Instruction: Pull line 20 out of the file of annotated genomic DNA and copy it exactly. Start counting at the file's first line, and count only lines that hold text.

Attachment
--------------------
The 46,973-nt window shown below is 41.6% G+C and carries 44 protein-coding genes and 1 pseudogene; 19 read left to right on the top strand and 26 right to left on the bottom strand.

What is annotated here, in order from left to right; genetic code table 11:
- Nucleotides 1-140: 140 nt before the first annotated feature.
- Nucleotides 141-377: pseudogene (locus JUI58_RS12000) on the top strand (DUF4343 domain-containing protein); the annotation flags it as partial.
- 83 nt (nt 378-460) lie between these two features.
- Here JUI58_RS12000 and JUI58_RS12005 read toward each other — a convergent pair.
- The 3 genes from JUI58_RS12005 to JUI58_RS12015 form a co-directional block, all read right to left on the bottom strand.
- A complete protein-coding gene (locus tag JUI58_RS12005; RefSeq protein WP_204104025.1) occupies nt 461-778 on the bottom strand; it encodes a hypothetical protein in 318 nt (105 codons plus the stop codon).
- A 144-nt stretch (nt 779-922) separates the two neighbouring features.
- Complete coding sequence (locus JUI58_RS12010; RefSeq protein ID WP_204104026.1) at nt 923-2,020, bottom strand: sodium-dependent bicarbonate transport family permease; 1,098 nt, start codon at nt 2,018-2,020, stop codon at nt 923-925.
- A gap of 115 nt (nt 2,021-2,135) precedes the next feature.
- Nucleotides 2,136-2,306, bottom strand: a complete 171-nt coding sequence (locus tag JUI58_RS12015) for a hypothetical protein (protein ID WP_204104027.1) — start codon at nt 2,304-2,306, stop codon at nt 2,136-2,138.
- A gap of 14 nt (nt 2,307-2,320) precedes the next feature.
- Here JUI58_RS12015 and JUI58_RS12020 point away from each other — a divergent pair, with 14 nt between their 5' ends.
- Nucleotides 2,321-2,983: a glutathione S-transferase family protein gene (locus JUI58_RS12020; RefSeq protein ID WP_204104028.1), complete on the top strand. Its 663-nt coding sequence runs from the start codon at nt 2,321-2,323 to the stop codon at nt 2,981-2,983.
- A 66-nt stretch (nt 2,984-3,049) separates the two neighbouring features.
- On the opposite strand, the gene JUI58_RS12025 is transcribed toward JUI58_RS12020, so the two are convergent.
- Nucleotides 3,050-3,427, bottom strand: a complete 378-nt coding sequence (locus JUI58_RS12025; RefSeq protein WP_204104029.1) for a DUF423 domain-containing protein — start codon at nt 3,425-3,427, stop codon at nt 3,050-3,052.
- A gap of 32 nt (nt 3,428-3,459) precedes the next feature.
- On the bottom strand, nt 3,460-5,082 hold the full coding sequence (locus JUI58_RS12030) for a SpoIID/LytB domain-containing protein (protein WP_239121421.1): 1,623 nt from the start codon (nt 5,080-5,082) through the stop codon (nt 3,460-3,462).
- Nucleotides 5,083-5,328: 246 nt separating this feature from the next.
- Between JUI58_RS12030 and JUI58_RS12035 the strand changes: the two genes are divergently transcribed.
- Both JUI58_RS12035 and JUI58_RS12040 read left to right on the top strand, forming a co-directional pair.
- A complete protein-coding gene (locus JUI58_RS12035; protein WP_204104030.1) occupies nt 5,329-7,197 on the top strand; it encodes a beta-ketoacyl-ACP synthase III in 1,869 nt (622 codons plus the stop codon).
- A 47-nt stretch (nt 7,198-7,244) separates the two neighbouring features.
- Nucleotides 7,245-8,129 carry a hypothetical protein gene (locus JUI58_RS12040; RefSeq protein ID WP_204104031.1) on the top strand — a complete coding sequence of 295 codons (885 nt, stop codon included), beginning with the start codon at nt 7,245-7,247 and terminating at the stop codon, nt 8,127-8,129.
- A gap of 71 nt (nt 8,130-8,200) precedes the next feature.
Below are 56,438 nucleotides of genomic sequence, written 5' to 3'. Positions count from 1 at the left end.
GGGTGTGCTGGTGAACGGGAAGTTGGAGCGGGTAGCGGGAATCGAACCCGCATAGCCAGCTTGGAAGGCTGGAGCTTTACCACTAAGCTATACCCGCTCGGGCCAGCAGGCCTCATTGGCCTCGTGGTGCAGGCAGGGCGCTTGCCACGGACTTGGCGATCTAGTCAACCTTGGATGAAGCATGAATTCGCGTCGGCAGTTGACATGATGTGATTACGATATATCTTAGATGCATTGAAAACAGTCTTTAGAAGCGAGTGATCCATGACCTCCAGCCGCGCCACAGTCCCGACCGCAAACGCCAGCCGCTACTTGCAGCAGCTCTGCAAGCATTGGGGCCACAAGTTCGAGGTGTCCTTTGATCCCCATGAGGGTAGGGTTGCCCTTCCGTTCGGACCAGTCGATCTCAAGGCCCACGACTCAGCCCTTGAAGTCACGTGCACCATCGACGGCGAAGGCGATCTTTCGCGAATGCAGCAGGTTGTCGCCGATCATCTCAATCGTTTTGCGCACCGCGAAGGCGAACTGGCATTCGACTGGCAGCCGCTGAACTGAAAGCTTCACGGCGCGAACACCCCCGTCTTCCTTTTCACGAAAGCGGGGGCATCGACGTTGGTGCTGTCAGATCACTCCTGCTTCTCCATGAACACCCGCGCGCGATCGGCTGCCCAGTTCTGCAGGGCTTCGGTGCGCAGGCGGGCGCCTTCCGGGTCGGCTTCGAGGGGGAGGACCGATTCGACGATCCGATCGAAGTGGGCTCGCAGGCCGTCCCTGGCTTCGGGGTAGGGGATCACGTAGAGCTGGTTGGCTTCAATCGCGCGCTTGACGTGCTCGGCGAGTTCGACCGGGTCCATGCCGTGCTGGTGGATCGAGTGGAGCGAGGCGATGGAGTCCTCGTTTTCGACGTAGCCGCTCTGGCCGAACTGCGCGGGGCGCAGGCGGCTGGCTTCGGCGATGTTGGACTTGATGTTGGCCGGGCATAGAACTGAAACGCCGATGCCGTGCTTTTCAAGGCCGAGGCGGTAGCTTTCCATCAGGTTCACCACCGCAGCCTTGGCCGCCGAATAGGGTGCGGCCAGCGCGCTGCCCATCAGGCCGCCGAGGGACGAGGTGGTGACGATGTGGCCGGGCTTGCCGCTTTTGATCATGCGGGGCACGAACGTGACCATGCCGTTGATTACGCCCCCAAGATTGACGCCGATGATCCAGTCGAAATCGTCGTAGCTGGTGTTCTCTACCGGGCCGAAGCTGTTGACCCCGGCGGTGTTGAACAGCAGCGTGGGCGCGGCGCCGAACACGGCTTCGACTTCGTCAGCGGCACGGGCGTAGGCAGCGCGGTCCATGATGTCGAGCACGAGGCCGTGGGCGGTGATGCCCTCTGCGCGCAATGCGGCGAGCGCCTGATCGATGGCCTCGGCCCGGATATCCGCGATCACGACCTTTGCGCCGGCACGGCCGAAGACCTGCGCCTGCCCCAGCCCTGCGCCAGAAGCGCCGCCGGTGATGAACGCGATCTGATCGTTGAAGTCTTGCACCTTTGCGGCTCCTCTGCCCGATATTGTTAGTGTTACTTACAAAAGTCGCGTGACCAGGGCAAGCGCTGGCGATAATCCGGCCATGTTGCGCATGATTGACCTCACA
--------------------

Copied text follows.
- On the bottom strand, nt 3,460-5,082 hold the full coding sequence (locus JUI58_RS12030) for a SpoIID/LytB domain-containing protein (protein WP_239121421.1): 1,623 nt from the start codon (nt 5,080-5,082) through the stop codon (nt 3,460-3,462).